Back in 1981, a movie called The Cannonball Run had me fascinated with the Lamborghini. Not because of the ladies driving the car, but the sleek styling of the supercar, more so than the Ferrari. Today, I favor the Ferrari, but the car of my youth was the Lambo Countach. The earliest memory of the movie, besides the ludicrous premise and characters, is Jackie Chan driving with a partner in a high-tech Subaru. He had warning computers that tracked their route, drive without lights in the dark, and early warning of police cars. They were glasses that highlighted the road and the police car up ahead. This opened my imagination to the idea of computers used for augmented reality.

Early History of VR and AR

With the increasingly popularity of Virtual Reality (VR) and Augmented Reality (AR), one would think that this is a recent technology. However, the early premise was postulated in the 1960’s. Ivan Sutherland created the first VR system, and later built a head-mounted system in 1968. Fifty years later, technology has advanced and costs have come down, allowing consumers access to VR and AR technology. More companies are being founded, driving further development in software and hardware.

If one would have invested in VR technology early on, one would have to wait a very long time for that investment to pan out. Although many want to invest like Warren Buffett and Charlie Munger, many do not have the patience to invest for the long-term. Even waiting for five years would be too much for many investors. This is one of the reasons why Ponzi schemes work. People want to see some sort of return right away, no matter how small, like 1% return per month in the case of Bernie Madoff’s fund. But, the misconception of fast returns on technology will cause much pain. We tend to have short-term memories on the technology bubble from year 2000-2001. Maybe this time is different…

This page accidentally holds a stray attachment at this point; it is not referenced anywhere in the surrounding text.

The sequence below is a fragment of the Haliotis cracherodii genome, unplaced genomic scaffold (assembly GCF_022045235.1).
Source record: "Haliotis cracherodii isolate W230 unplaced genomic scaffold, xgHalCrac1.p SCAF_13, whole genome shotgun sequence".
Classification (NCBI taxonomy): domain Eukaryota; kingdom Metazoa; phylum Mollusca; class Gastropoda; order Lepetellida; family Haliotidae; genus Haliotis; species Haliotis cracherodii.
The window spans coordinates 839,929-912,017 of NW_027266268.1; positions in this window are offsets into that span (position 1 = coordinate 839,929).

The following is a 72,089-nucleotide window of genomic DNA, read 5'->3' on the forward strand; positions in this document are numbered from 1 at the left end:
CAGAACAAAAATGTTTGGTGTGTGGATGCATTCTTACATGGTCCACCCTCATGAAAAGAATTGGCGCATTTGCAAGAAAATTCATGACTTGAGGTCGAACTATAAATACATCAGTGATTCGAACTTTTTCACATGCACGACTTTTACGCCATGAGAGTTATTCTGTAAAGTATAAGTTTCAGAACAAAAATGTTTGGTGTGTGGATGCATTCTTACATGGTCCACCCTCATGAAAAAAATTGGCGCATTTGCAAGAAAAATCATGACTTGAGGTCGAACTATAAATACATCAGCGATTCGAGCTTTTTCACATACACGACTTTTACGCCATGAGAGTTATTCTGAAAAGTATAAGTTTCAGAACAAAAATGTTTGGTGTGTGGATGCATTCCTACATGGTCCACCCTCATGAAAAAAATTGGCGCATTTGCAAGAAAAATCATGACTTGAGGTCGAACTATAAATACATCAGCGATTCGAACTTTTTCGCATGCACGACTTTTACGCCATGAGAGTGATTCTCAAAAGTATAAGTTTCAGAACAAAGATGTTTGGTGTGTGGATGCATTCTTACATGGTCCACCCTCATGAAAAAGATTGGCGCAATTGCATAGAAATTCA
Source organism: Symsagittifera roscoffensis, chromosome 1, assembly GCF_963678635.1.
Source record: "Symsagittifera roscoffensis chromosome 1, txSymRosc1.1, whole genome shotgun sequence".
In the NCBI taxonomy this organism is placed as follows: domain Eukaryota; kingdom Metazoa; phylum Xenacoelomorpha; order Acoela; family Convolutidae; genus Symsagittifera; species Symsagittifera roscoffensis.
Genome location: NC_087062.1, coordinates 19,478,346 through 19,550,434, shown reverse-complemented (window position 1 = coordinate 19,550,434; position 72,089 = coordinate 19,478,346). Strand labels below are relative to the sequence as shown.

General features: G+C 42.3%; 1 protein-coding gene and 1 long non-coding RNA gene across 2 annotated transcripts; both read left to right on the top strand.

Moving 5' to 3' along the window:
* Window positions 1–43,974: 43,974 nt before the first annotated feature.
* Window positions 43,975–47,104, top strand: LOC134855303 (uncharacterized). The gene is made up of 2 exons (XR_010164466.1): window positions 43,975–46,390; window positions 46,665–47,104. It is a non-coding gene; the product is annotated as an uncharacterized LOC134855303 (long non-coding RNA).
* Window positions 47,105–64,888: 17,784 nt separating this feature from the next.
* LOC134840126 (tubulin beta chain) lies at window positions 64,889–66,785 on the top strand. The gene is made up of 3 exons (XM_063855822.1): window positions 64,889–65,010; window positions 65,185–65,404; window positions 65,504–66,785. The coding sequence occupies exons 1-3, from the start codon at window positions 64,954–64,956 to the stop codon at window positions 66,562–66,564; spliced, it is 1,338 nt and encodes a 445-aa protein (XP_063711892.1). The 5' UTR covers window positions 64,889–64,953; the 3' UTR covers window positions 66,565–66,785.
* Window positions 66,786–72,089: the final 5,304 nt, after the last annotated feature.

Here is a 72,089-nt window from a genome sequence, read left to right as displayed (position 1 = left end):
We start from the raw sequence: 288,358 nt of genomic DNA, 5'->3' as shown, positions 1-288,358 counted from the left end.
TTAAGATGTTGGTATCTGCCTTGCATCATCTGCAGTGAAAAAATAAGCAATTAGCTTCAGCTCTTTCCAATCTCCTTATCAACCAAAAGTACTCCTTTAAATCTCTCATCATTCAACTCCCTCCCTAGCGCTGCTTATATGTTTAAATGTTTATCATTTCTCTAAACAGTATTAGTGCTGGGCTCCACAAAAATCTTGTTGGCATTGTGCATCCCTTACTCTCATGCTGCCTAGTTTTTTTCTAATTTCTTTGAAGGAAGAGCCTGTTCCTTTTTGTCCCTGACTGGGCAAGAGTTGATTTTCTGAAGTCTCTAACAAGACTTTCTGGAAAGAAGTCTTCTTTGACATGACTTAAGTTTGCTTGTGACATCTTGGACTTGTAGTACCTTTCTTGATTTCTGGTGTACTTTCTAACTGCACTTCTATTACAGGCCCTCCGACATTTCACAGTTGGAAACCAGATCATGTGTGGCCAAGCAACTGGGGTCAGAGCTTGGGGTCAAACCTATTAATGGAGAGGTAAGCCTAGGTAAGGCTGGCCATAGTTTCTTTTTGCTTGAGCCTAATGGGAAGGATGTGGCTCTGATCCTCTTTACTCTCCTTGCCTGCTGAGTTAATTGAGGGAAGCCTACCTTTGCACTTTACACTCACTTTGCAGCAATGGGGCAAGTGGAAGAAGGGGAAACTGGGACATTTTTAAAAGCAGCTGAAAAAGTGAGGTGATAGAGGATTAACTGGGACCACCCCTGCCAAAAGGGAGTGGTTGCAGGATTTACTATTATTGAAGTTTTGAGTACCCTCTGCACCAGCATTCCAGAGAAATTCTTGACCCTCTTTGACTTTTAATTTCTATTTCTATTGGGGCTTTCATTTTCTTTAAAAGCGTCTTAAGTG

Three Lessons I Have Learned Riding the Tech Hype

There is a small California company that I have invested early on back in year 2001. This company built high resolution small displays that can be mounted on helmets. The technology also used organic light emitting diodes (OLED). These are the same technology now found on many smartphones. They also won several contracts from the U.S. government, furthering their research and development. The displays had the effectiveness of watching a large high-definition television, when mounted in front of the eye. I saw the potential for VR and AR applications with this technology. However, the stock did not recover from the hype and the tech bubble, and floated near its low price for a very long time.